Curriculum Corner with Miss Leithart
The Joys of Literature
Oh the pleasure of reading! In the words of C.S. Lewis from his Experiment in Criticism, “Those of us who have been true readers all our life seldom fully realize the enormous extension of our being which we owe to authors…My own eyes are not enough for me, I will see through those of others.” Reading transports us to another time, another place, and allows us to enter the minds and lives of others, fictional or historic. Though literature brightens our perspective and excites our imagination, igniting scholastic passion in students looks differently than cracking the book open and reading cover to cover. Literature in fourth grade introduces students to the narrative before their eyes and uncovers literary elements so that they might learn to cherish written words.
The fourth graders have most recently read Pinocchio by Italian author, Carlo Collodi. To introduce the novel’s context, students first read about the author’s life and background and discussed how his experience might have affected the story. Students learned that “Collodi” is the name of the Tuscan village in which his mother lived. Moreover, he served in the Tuscan army and was familiar with the landscape of Tuscan villages where Pinocchio occurs. Students brought this landscape to life by copying and sketching a painting of a Tuscan countryside. This activity promoted noticing fine details of art and reproducing them, which allowed students to store an image of Tuscany in their imaginations to draw upon during the readings. Once students understand the author’s background and inspiration, they are ready to dive into his created world.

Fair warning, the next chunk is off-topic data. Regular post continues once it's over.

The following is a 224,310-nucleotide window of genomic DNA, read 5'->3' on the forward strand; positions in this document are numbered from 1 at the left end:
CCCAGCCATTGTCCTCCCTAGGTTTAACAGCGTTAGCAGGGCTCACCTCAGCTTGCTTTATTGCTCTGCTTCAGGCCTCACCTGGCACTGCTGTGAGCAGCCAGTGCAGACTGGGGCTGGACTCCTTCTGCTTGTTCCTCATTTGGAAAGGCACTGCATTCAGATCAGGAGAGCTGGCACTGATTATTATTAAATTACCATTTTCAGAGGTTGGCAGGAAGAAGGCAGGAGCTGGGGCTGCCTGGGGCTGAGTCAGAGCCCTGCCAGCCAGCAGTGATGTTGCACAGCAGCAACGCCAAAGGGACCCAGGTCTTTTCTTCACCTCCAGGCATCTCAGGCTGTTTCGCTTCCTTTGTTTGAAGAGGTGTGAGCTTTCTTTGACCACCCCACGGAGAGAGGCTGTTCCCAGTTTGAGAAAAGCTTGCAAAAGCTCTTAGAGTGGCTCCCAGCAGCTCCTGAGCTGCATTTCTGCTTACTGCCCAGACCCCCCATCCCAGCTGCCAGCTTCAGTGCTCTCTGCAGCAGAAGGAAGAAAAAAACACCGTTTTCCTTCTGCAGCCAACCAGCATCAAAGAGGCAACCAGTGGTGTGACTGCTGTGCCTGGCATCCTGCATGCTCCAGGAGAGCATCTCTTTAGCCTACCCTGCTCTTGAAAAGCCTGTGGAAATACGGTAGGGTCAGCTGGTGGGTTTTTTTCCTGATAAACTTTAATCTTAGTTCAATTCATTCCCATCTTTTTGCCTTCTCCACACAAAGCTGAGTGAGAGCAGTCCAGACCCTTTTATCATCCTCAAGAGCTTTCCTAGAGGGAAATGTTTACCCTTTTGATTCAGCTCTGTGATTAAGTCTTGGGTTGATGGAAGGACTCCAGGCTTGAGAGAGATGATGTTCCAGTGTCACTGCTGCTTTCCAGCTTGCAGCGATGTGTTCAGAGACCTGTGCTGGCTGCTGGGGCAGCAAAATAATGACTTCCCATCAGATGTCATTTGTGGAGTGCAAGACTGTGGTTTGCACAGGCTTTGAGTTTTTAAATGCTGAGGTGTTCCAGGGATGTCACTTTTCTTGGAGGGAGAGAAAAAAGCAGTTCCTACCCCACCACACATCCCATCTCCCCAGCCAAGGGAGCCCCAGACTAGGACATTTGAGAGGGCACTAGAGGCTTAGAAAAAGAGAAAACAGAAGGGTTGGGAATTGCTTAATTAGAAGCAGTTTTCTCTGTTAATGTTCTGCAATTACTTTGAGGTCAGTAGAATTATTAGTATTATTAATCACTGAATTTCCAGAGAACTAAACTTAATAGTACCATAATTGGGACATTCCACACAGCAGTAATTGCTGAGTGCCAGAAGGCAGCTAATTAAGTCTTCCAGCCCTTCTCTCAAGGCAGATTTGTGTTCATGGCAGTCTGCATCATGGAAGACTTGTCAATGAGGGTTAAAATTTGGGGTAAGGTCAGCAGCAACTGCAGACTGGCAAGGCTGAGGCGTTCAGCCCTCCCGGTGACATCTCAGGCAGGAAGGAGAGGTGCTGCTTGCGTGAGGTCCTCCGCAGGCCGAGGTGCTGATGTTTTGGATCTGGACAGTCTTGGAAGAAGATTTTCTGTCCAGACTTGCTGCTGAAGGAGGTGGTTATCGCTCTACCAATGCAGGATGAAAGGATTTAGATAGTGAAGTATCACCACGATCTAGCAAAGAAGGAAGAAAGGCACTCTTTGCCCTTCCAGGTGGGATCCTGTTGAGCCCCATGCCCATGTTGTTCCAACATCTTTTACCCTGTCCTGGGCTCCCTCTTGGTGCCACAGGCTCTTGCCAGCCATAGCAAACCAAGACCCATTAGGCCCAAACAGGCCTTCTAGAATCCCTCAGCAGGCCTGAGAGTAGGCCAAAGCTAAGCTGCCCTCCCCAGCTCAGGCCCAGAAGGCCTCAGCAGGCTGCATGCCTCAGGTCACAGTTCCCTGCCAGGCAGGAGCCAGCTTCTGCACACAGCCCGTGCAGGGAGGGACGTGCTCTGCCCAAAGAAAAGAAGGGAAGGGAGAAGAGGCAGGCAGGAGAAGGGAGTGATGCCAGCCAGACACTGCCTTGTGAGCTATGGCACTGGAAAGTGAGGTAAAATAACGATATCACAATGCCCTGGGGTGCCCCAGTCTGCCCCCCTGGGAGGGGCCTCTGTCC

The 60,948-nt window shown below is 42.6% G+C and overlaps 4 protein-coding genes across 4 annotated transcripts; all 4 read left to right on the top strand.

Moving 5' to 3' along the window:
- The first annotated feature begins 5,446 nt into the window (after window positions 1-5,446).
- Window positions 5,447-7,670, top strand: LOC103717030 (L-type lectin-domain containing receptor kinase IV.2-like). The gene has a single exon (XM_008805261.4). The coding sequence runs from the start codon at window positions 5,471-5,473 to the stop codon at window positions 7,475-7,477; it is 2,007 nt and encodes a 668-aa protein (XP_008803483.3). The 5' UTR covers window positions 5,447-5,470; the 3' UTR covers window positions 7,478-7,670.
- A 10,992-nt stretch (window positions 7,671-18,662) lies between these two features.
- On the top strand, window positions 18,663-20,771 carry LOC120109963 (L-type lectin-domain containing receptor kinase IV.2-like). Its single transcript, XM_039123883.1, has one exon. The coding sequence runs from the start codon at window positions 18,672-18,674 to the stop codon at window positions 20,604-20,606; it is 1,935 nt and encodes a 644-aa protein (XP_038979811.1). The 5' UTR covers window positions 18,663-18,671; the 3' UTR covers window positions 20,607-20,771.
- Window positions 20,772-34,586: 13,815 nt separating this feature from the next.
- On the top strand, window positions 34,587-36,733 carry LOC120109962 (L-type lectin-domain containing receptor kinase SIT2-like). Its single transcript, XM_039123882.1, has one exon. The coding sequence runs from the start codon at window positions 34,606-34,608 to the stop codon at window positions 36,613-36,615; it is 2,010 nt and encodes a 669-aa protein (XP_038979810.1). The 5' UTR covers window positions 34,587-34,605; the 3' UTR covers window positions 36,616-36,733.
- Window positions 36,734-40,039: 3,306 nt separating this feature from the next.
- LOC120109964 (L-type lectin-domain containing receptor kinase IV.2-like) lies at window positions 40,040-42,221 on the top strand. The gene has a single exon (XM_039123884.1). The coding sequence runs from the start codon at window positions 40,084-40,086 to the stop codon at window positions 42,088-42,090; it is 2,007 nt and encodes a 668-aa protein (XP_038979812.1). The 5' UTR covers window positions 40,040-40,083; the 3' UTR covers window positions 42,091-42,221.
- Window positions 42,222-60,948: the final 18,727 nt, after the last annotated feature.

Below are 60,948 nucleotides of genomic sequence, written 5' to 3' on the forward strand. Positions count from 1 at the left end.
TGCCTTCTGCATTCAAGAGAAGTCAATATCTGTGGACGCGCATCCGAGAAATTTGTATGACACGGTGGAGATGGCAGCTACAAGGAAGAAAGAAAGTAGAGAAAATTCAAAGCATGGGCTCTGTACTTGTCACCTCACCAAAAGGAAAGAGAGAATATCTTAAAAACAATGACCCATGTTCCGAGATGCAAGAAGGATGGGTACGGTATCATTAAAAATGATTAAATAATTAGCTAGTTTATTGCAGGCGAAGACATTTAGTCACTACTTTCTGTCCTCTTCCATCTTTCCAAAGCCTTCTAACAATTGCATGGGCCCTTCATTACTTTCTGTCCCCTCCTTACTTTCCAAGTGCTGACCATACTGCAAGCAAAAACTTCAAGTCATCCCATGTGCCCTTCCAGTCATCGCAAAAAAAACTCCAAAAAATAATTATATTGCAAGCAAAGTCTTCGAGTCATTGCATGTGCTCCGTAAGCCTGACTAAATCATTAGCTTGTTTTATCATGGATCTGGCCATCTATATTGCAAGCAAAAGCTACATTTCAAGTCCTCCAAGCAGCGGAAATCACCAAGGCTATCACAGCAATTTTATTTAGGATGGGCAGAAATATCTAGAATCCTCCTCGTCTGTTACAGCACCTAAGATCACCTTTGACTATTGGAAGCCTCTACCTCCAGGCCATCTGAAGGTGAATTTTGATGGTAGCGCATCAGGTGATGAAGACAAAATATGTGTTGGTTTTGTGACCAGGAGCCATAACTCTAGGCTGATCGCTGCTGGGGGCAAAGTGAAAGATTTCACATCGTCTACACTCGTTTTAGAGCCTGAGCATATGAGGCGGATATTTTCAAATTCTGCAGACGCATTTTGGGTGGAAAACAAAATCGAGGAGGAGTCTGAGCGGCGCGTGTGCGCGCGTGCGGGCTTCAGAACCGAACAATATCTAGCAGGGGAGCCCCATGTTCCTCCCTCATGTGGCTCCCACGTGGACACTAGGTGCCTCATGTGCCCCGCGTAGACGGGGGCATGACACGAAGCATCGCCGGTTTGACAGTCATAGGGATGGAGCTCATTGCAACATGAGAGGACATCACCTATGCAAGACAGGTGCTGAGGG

After immersing themselves in a novel, students read aloud to practice voicing and intonation. They often answer comprehension questions verbally to prepare them for future discussion based classes. Additionally, together we explore maps of settings to understand where the events occur. Such lessons integrate many subjects that are otherwise separate, such as geography or theatre, into a cohesive literary tapestry.
By the end of fourth grade, students will better grasp the plot of a novel, not to a level of disenchantment, but to see how a beautiful outcome might have grown from intense conflict. Therefore, literature gives us the ability to examine our own lives and inspires us to grow in truth, goodness, and beauty.
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